C. Marion Brown, “The Possibility Of Becoming Stalemated And The Dangers Attached”

, posted by Jon Gossman

In trying to address this subject, I realize that not everyone will agree with the basic premise that there is such a state as an awakened man. I shall not try to defend this position, but endeavor to give some help to those who find themselves in a place where the Spirit of the Lord is at work in their lives, but they have not victory over sin. Many try to excuse and try to explain it away, but let us meet the issue head on. WHOSOEVER THAT IS BORN OF GOD DOTH NOT COMMIT SIN (1 John 3:9). New Testament Christians meet this criterion.

Many today exist on a sub-spiritual plane where they sin and repent, sin and repent in a vicious circle, trying to live from one camp or revival to another. This is a dangerous and deadly cycle, but many grind away the years of their life right here. This is not New Testament Christianity and it is far less than Christ bought for us at Calvary.

It is easy to measure ourselves by ourselves or others that are highly visible. This will stalemate us very quickly. If we are to enter the kingdom of heaven we must respond to the overtures of the Holy Ghost as he shows us the deep pollution of our heart. Nothing will stalemate the seeker quicker than trying to justify what the Lord has condemned. In my own quest for God, I distinctly remember the withdrawal of the Holy Spirit when I sought to justify what the Lord had condemned. It is rather difficult for carnal man to admit what the Lord reveals as the truth, but it is necessary if the seeker wants to be freed from sin. NO excuses, just confession will keep the seeker from becoming stalemated.

As we ponder this further, the seeker is often stalemated by ignoring the weightier matters of the law. While not too many are stalemated for refusing to do some outward form of service, many are stopped when they see the inward requirements of the law. Those requirements attack your private garden, known only to you. They may seem all harmless to others, but to you they represent the seat of your affections. As always Christ will not reside where He cannot reign. The blessing goes to those who mourn, not to those who resist what the Spirit so faithfully reveals.

Many who find themselves in an awakened state for longer periods of time are generally those who have been subjected to much light and consequently have a higher than normal estimation of themselves. Consequently the battle to reduce their self image to one who has nothing with which to recommend themselves to the Lord and are at His mercy, is often times a long and drawn out battle. It does not have to be, but the old selfish nature often causes this. As long as a seeker hangs on to the idea that he is better than the chiefest of sinners, the Lord can never bring him to the new birth. Remember, He came not to call the righteous, but sinners to repentance. It is only sinners that He can save.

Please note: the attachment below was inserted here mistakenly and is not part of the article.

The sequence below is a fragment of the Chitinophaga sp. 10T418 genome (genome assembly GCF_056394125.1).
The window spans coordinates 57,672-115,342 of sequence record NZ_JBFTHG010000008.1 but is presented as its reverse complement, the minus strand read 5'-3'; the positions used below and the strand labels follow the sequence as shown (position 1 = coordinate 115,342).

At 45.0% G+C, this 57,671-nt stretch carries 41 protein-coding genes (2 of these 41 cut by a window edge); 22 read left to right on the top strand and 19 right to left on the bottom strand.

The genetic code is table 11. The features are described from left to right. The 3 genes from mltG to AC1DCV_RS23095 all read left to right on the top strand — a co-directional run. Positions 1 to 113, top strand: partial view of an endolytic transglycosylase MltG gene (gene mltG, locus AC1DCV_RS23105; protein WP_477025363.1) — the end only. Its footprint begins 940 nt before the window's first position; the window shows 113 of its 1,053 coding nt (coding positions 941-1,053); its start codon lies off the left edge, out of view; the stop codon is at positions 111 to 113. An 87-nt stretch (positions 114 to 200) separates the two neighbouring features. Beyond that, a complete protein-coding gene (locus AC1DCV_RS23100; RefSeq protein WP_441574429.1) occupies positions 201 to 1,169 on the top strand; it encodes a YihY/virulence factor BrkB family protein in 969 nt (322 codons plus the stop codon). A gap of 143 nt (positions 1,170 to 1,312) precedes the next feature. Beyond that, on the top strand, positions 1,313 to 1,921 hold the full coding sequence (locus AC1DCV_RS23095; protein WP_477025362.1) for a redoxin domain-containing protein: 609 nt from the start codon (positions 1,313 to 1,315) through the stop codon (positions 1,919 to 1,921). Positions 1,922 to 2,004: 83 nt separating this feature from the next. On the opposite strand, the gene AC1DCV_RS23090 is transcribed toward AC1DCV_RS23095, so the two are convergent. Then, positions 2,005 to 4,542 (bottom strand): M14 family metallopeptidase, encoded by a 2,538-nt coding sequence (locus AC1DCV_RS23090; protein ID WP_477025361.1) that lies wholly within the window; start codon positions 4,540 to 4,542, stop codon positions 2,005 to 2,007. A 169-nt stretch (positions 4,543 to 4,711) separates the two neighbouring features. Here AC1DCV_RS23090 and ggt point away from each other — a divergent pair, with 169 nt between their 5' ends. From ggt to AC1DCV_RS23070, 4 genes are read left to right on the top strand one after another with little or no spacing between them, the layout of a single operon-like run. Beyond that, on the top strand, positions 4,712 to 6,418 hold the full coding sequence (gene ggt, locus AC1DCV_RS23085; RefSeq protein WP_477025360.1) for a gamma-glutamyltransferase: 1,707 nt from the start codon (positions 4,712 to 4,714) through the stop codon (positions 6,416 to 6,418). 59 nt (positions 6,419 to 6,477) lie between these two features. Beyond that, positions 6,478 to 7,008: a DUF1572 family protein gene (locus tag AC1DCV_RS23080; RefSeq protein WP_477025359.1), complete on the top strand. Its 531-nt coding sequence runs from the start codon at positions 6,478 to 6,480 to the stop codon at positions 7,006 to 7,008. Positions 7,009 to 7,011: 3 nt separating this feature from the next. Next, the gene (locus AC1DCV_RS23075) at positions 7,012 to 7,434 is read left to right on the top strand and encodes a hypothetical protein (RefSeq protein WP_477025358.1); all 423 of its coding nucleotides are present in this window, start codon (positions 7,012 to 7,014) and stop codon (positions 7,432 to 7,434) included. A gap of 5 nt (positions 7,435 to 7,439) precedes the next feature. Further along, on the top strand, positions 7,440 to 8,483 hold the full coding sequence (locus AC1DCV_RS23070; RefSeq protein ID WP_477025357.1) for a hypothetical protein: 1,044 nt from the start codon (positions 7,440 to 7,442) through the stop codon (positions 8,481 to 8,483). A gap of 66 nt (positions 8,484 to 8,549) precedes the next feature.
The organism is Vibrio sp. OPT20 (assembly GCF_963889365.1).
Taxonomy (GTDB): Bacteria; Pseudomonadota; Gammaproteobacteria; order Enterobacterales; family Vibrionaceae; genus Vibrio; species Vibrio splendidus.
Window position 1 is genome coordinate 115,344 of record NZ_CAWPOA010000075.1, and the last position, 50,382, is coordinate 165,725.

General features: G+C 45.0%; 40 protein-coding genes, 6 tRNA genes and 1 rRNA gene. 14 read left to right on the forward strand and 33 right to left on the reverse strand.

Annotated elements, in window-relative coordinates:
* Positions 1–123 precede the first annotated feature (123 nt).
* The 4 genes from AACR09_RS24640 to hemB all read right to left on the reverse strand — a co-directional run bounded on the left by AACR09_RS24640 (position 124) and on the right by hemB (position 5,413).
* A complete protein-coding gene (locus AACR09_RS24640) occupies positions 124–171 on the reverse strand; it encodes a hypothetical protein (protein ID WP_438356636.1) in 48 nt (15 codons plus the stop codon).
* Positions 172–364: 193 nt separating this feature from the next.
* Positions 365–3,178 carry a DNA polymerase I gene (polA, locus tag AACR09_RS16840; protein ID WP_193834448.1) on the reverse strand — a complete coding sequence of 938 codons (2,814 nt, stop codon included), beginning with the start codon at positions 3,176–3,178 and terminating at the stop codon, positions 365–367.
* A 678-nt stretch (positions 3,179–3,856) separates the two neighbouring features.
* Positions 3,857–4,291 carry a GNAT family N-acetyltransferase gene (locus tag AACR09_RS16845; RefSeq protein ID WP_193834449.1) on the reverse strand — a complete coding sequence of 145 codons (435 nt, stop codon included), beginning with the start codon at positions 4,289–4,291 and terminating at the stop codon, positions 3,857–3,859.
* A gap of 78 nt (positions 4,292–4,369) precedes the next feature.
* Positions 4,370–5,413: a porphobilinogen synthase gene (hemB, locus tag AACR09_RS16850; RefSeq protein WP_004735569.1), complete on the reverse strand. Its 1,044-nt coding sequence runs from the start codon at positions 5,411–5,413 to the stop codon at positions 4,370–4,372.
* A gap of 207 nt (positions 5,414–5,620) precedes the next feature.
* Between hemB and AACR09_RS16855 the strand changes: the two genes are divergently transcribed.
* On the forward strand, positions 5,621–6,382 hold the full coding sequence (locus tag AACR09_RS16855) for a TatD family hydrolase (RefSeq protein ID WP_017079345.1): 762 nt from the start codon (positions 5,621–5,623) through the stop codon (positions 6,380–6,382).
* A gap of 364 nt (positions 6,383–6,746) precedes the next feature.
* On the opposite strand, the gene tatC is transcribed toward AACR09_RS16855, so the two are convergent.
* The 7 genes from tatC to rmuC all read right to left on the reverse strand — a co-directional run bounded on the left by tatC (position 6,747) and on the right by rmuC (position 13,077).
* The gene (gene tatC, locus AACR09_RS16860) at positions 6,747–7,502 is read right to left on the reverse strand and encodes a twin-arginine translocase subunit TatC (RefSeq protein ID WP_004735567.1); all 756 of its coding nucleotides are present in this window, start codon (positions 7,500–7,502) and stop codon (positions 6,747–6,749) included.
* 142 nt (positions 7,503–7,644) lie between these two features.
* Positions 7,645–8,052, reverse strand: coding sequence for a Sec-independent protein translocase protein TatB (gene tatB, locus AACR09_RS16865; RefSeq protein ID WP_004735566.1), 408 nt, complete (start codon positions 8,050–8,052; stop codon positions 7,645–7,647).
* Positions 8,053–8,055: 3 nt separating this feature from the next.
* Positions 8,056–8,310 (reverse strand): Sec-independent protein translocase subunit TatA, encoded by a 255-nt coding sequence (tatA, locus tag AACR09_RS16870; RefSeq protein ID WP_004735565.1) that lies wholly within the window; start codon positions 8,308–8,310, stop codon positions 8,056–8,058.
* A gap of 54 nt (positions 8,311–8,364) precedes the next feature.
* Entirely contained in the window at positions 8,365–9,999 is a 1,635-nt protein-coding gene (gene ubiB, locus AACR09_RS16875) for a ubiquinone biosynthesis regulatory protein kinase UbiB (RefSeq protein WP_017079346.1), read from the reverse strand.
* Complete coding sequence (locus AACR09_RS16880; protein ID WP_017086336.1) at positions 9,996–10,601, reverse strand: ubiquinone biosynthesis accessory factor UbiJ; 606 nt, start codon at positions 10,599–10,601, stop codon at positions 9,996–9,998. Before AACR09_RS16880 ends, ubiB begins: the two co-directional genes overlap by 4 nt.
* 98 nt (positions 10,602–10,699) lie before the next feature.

Often the clergy does not recognize this and cooperate with the Holy Spirit in correcting this error. The first mistake is not requiring basic New Testament fruit for evidence of the new birth. Let us never forget that Galatians 5:19-25 still outlines the difference between the old life and the New Testament experience.

The second mistake is not cultivating the leadership of the Spirit in discerning and correcting this error. Salvation is of the Lord! We are His servants and He is the Master. Our words are to be His words. Preach the Word and leave the results to Him and His care.

The gravest danger to being in this state is that some may mistakenly think that they have God’s best and never press on to Romans 8:1. The state of no condemnation is the privilege of New Testament salvation available to them. Jesus promised that the gates of hell should not prevail against this Church. Let those who earnestly seek not rest until they come to the knowledge of sins forgiven.


From: Brown, C. Marion. “The Possibility Of Becoming Stalemated And The Dangers Attached.” The Arminian: A Publication of the Fundamental Wesleyan Society, vol. 7, no. 1, 1986. http://wesley.nnu.edu/arminianism/the-arminian-magazine/the-arminian-magazine-spring-1986/. Web.